How to Enjoy the Headmaster’s Holiday

by Farima Afaq - Posts (7). Posted Friday, October 22nd, 2010 at 9:59 am

“Headmaster’s Holiday tomorrow!” Somebody yelled and ran down the hallway. I listened to her while reading the last passages of my biology homework which was almost done. I quickly went to check my email to make sure of what I have just heard.

Yes! There is a holiday tomorrow. I cheered up.  Headmaster’s Holiday is a day off from classes that our headmaster gives us 6 times a year.  It’s a tradition at many boarding schools or prep schools, like Kent School, where I go to high school.

After a second though I realized that tomorrow is Wednesday. Wednesdays are half days at Kent School (the other half of the day is on Saturday), so I only have three classes, and I had done all my homework for those classes already.

“What is this holiday good for?” I asked myself.  I didn’t even have any tests or quizzes the next day, so I didn’t see any reason to get really excited about it.

I kept working on my biology homework, but it was hard not to get distracted.  It was very quiet in my room, and I was very comfortable sitting on my chair, as if I was sitting in a yoga room.  I began to look around my room – at the nice view out my window, at the picture I took at my cousins wedding where I look totally different because of my makeup and because I am not wearing my hijab, at the bright green peacock feather I hung to brighten up my wall, and the stuffed rabbit wearing a necklace with my sister’s name on it to remind me of home.

As I struggled to concentrate, some of my friends knocked on my door.  My friend Lily (a Chinese girl with long, black hair that she always straightens) couldn’t believe I was studying.

“Farima! Are you still doing homework? Do you even know that there is a holiday tomorrow?” she asked.

I did, but I wasn’t as excited about it as she was.  It just didn’t seem like a big deal to me.

I woke up the next morning, like I always do, when my phone began buzzing.  I snoozed it for five or ten more minutes and finally brought myself to sit up on my bed.  From there I could look out my window to the river, which looked so pretty with the shining sun. I started my day by looking at the river, and at my family’s pictures which I have hung up on my wall in front of my bed.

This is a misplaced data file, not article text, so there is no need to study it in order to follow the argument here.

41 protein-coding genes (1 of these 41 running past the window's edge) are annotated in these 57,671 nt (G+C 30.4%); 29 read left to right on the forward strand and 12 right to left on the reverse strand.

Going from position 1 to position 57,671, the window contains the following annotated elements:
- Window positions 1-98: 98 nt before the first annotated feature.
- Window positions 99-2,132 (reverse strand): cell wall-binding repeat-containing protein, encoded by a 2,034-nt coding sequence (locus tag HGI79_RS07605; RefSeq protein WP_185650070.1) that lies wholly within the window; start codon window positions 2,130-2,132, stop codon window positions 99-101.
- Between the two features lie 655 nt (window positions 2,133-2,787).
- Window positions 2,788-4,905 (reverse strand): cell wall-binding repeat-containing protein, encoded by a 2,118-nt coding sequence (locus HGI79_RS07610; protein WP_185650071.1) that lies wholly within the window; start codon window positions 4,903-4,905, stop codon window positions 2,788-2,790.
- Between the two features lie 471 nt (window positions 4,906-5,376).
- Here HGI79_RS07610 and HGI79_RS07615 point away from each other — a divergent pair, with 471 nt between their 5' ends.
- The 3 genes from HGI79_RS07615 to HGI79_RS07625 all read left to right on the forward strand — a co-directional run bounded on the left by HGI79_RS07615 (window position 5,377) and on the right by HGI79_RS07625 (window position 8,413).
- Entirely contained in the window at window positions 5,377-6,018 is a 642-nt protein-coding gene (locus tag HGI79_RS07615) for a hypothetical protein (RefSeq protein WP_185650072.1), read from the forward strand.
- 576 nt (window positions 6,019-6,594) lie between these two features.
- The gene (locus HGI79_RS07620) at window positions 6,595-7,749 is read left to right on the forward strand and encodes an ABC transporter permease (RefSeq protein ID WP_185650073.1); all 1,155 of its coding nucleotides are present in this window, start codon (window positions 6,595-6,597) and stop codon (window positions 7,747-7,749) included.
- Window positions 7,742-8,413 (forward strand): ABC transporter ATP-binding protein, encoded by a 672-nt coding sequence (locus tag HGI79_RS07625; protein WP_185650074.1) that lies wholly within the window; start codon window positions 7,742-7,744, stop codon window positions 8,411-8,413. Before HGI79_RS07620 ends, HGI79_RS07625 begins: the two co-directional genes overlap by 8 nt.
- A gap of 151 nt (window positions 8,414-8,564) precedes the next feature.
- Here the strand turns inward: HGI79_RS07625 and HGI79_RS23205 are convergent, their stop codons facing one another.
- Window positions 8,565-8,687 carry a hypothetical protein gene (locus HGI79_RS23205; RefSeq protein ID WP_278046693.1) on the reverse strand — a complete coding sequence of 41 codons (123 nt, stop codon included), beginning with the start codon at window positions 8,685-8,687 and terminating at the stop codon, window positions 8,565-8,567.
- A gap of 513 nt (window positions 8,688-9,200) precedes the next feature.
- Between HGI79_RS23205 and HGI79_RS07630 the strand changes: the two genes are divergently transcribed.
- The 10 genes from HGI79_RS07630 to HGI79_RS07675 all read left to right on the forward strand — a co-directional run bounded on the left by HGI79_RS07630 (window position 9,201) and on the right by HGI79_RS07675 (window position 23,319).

“I am going to have a great day and get lots of work done today,” I said to myself.  According to a psychology book that I have read, if you start your day with good words, you will have a great day.  I crept out of my room, being careful not to wake my roommate, who was sleeping in for the holiday.  Outside it was even nicer than it looked from the window, and I fell in love with this nice sunny day. I started singing a song that I learned when I first came to the United States, and got to think that this holiday might not be such a waste after all:

“Oh what a beautiful morning, oh what a beautiful day, I have got a beautiful feeling, everything is going my way…”

Getting up early gave me time to go to the cafeteria for my favorite breakfast meal – pancakes with tea and a grapefruit. It seemed like I was the only one awake, and I took the opportunity to get outside and enjoy the beautiful day in peace.

I grabbed my English book from my room, and went outside to read Shakespeare’s Hamlet (out loud, which I think makes it more fun).  I read a couple of pages and took a break for a second. I looked at the water in the river, which I could almost touch – it was very shiny and was smiling at me. I thought both the sun and river were embracing each other and feeling happy that I was joining them too. I took a deep breath in and let all my stress go out with my breath on the nice breeze.

Having the holiday also gave me the very rare opportunity to have a leisurely lunch with some of the school faculty.  I ate with my French teacher Mr. Runquist, Mr. Alley, an administrator, and Maisam, the new Afghan student.  Since he is a sophomore and I am a senior, now in my second year at Kent, the faculty members were looking to me to give him advice and share the benefit of my experience.  Mr. Runquist complemented me, saying he felt I had been at Kent a long time.

At dinnertime I found my friends, who had disappeared for the day.  Everyone at the cafeteria table was fresh and hyper after their day off – Kim was sitting on her chair enjoying the music on her ipod, and only John sat quietly, with his black hair falling onto his eyebrows, looking as if he had had a tiring day.  My friend Bronson had gone for a hike in the woods – he said he had tried to call me but had a bad connection.  My other friend Henry had gone to the gym to work out.

When the day came to an end, I had done a lot of schoolwork, but also managed to have a very relaxing day, and I was grateful for the holiday.  I realized that even though I wasn’t excited about it to begin with, it is important to be able to take a break, hang out with the nice people you know, and appreciate your life, the place you live and the nature. It might sound wrong to say that you can enjoy every moment of your life as a boarding student, but it is right to say that you are the person who makes things either boring or interesting.

I ended the day with 15 minutes of prayer, which I finished with the closing sayings:

“Thanks Allah for being the most merciful and the most helpful. Thanks for what you have given me and others. Please guide us to the right way and protect us from the evil, give us goodness and wisdom and don’t let us be alone at any time. ”

“Amen,” I said.

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